Write Into Life

What to do in an earthquake: write

Geonet earthquake app

You freeze until you register what’s happening: a long, strong earthquake shaking the bed east-west-east. And shaking. During that everlasting two minutes, you stop, drop and cover under a table or doorway.

The shaking stops and you put on random clothes and locate the bug-off bag in case you have to leave.

Immediately a series of aftershocks begins.

Earthquake routine: texting

Ever since the first Christchurch earthquake in October 2010 you keep your cellphone by the bed, fully charged. (To hell with the screen-free bedroom.) You text your children. You text your sisters. You text other apartment owners. You text friends. You answer text after text. Nearly everyone is OK.

You don’t call because you know that the cellphone system will be overloaded—you just send a short curt signal of love: xxx.

But some family have hurried to high ground, and others are stranded in Kaikoura with its broken roads and rivers and communications. Where are they? What are they doing?

Sucking up news

You consult geonet.org.com:

NZ Daylight Time, Mon, Nov 14 2016, 12:02:56 am. Depth, 15 km. Magnitude, 7.5 . Location, 15 km north-east of Culverden.

You download the Geonet app. Now it pops out information about every aftershock. Poppity-popp! Poppity-popp! They are almost continuous.

Recent earthquakes in New Zealand: every minute

You turn on Radio New Zealand. Two calm, competent, familiar women reporters are giving updates, humanising experiences, urging commonsense, calming fears, and giving a tsunami warning. (Oh Radio New Zealand, we need you! And the government wants to cut your funding!)

Poppity-popp, poppity-popp, poppity-popp. You feel useless and confused.  You escape into sleep for a couple of hours.

Return of Responsible Rachel

After the big earthquake Wellington looks OK to me… but …

You wake up, text some more, do Facebook, shower (we have water! we have sewers!), make breakfast (we have gas! electricity! food!)  Ferries are stopped—wharves and a rail bridge damaged.

You visit a few key people in your street and all is well. You do other Responsible Things.

Hey, we’re OK! For decades Wellington people have feared The Big One, knowing that our city squats on a major earthquake fault. We have just had a big one, and it was OK.

Every earthquake is different, and feels different in different places. 7.5 on the Richter scale is a very big earthquake, bigger than the first one that devastated Christchurch, but it’s different. Our 76-year-old reinforced concrete building stood firm and so far has survived without a scratch.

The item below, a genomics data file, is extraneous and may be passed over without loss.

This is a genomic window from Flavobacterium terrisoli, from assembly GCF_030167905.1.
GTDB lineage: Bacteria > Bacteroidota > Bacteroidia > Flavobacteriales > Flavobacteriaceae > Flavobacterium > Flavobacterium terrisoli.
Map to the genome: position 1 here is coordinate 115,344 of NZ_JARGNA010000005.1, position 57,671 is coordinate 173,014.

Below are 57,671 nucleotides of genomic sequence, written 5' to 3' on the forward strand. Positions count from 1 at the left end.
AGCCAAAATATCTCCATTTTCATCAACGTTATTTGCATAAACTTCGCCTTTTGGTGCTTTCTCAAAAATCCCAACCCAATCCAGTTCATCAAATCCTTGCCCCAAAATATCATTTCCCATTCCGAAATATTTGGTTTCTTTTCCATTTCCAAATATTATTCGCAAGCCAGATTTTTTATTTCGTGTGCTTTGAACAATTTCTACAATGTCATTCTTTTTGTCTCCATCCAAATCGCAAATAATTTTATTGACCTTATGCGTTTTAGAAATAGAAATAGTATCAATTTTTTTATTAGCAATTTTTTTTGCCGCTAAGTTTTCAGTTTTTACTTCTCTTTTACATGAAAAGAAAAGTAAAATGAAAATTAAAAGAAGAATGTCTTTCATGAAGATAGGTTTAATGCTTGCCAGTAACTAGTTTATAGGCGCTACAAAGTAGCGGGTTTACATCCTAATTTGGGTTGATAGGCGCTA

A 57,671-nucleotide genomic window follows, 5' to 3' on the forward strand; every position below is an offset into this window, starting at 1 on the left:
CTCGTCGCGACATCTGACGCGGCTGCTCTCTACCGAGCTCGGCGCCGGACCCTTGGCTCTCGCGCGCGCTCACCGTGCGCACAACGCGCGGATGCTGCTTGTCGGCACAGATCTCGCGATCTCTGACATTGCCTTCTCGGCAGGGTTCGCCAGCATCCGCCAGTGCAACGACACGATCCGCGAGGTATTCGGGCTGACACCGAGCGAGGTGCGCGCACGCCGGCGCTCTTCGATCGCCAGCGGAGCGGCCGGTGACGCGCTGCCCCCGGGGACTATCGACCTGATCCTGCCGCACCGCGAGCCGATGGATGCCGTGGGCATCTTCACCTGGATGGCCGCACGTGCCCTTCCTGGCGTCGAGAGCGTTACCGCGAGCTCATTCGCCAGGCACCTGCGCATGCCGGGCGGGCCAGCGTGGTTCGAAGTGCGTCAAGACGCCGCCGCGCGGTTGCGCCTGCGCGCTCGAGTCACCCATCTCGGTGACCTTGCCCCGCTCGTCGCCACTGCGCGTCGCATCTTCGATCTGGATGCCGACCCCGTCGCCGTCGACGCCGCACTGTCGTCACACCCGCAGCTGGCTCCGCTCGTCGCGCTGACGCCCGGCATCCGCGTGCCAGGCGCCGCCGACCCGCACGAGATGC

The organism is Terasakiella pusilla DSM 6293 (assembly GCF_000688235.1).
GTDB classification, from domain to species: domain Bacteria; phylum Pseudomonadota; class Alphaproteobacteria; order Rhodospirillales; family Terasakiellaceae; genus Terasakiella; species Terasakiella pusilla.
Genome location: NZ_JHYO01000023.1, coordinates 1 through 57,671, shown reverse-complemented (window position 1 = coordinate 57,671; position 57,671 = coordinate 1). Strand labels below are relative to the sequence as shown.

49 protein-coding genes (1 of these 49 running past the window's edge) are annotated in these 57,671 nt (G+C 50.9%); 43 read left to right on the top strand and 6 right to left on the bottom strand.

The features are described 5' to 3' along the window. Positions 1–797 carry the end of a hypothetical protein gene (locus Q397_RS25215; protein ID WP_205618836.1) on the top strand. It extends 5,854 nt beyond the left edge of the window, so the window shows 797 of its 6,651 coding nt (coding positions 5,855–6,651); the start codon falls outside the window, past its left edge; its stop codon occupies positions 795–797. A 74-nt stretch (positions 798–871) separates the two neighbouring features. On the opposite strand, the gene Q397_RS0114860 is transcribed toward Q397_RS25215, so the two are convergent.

Not so fast…

You can’t settle. Everything you planned to do today is off. Gym closed, schools closed, city centre forbidden as buildings are inspected. There’s liquefaction near the harbour. Tsunami warnings go off and on. But the rubbish truck arrives on schedule, lovely lovely man making everything seem normal.

Poppity-popp, poppity-popp, poppity-popp.

Damage to road and rail near Kaikoura. Photo: NZTA

Then the extent of the damage starts to emerge. Two people have died. The main highway from Blenheim to Christchurch will take months to rebuild. Friend’s house is trashed. Railways closed. Stories. More stories.

Waiting, waiting, waiting

Thank you God. Our two precious people are still with us.

They have a story. I don’t have a story. I am just a blob in a building.

Wow! We just had 4 entire minutes between aftershocks! Then poppity-popp, here we go again.

I am fine fine fine. My family is fine fine fine.My house is fine fine fine. My city will be fine again — even if this is a beginning of an era, not an episode. This is a mere hiccup compared with the Kobe earthquake (which did traumatise me a bit) or the endlessly recycled torture inflicted on the people of Canterbury for the last six years.

Wellington had been New Zealand’s designated Earthquake City. Everyone knew we were sitting on a major fault line and were due to be shattered any time soon. We felt shocked and guilty when Canterbury was hit by apocalyptic quakes instead. Hey, wrong address!

I’ve completed certain mindless tasks. Erased markings on the score of Donizetti’s Requiem that our choir sang yesterday. Did a load of laundry. Played solitaire.

Feeling another quake as we speak

Oh god that’s the tsunami hooter! I’m OK, I’m on a hill — but what’s happening on the beaches, in the harbour? Poppity-popp, poppity-popp, poppity-popp. And again. My heart speeds up in time with the shakes.

When in doubt, write

There’s nothing I can do for anyone else right now. Even talking on the phone is self-indulgent today. I want to stay close to home. I want to visit my daughters but I don’t trust the city to sit still long enough for me to walk to them. Anyway it’s pouring and gales are forecast. So I’m doing what comes naturally: writing.

In the process I have discovered various feelings and thoughts.

Do not feel sorry for me—that was not my point!

As a writing teacher I know that this is a good thing to do: to write about your troubles. Not venting over and over again. Just purging those queer irrational thoughts and feelings once or twice. It is OK, it is normal to have abnormal thoughts and feelings in difficult times. And writing about them makes it easier to move on.

Except in this case, the earth will do the moving.

There! See! I made a joke! Told you writing was a good thing!

I would delete this blog post, except that it is an example about what you might write (for yourself alone) in a time of earthquakes. Write anything, however boring, however strange. It’s for you, not for other people. Writing helps.